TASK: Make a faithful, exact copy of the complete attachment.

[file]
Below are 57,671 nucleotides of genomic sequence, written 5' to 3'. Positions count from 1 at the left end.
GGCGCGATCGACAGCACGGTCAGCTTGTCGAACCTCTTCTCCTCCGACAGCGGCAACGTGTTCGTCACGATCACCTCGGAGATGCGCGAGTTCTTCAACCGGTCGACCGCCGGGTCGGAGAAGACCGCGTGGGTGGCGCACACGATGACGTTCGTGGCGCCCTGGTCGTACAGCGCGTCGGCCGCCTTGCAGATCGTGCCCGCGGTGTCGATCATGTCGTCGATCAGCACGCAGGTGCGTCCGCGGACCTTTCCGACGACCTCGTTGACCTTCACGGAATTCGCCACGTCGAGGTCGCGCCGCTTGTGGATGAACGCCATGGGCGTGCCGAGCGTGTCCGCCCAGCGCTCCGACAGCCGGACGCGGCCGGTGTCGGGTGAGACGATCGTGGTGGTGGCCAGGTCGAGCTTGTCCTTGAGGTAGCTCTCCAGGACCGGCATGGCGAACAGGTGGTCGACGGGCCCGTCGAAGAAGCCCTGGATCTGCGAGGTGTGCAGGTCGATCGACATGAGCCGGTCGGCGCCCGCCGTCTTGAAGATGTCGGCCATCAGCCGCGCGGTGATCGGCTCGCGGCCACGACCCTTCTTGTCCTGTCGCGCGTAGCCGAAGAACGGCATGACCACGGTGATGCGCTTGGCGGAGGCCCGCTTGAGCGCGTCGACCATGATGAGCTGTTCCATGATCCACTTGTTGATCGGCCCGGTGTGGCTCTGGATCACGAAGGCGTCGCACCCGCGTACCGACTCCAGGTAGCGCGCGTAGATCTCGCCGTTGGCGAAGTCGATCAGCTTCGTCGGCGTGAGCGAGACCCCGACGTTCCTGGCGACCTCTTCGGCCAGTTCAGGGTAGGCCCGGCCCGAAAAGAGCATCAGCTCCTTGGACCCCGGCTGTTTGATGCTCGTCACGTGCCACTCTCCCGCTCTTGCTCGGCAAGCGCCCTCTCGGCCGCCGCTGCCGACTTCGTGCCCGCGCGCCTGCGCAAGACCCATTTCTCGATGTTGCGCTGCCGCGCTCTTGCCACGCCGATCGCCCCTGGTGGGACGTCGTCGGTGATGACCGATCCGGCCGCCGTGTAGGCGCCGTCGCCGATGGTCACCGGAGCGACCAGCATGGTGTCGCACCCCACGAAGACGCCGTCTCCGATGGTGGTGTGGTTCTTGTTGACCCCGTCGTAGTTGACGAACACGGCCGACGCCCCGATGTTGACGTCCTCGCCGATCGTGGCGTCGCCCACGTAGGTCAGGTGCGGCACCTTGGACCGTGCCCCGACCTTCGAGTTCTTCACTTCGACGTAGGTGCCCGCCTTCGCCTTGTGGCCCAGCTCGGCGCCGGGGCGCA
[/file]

Below are 57,671 nucleotides of genomic sequence, written 5' to 3'. Positions count from 1 at the left end.
GGCGCGATCGACAGCACGGTCAGCTTGTCGAACCTCTTCTCCTCCGACAGCGGCAACGTGTTCGTCACGATCACCTCGGAGATGCGCGAGTTCTTCAACCGGTCGACCGCCGGGTCGGAGAAGACCGCGTGGGTGGCGCACACGATGACGTTCGTGGCGCCCTGGTCGTACAGCGCGTCGGCCGCCTTGCAGATCGTGCCCGCGGTGTCGATCATGTCGTCGATCAGCACGCAGGTGCGTCCGCGGACCTTTCCGACGACCTCGTTGACCTTCACGGAATTCGCCACGTCGAGGTCGCGCCGCTTGTGGATGAACGCCATGGGCGTGCCGAGCGTGTCCGCCCAGCGCTCCGACAGCCGGACGCGGCCGGTGTCGGGTGAGACGATCGTGGTGGTGGCCAGGTCGAGCTTGTCCTTGAGGTAGCTCTCCAGGACCGGCATGGCGAACAGGTGGTCGACGGGCCCGTCGAAGAAGCCCTGGATCTGCGAGGTGTGCAGGTCGATCGACATGAGCCGGTCGGCGCCCGCCGTCTTGAAGATGTCGGCCATCAGCCGCGCGGTGATCGGCTCGCGGCCACGACCCTTCTTGTCCTGTCGCGCGTAGCCGAAGAACGGCATGACCACGGTGATGCGCTTGGCGGAGGCCCGCTTGAGCGCGTCGACCATGATGAGCTGTTCCATGATCCACTTGTTGATCGGCCCGGTGTGGCTCTGGATCACGAAGGCGTCGCACCCGCGTACCGACTCCAGGTAGCGCGCGTAGATCTCGCCGTTGGCGAAGTCGATCAGCTTCGTCGGCGTGAGCGAGACCCCGACGTTCCTGGCGACCTCTTCGGCCAGTTCAGGGTAGGCCCGGCCCGAAAAGAGCATCAGCTCCTTGGACCCCGGCTGTTTGATGCTCGTCACGTGCCACTCTCCCGCTCTTGCTCGGCAAGCGCCCTCTCGGCCGCCGCTGCCGACTTCGTGCCCGCGCGCCTGCGCAAGACCCATTTCTCGATGTTGCGCTGCCGCGCTCTTGCCACGCCGATCGCCCCTGGTGGGACGTCGTCGGTGATGACCGATCCGGCCGCCGTGTAGGCGCCGTCGCCGATGGTCACCGGAGCGACCAGCATGGTGTCGCACCCCACGAAGACGCCGTCTCCGATGGTGGTGTGGTTCTTGTTGACCCCGTCGTAGTTGACGAACACGGCCGACGCCCCGATGTTGACGTCCTCGCCGATCGTGGCGTCGCCCACGTAGGTCAGGTGCGGCACCTTGGACCGTGCCCCGACCTTCGAGTTCTTCACTTCGACGTAGGTGCCCGCCTTCGCCTTGTGGCCCAGCTCGGCGCCGGGGCGCA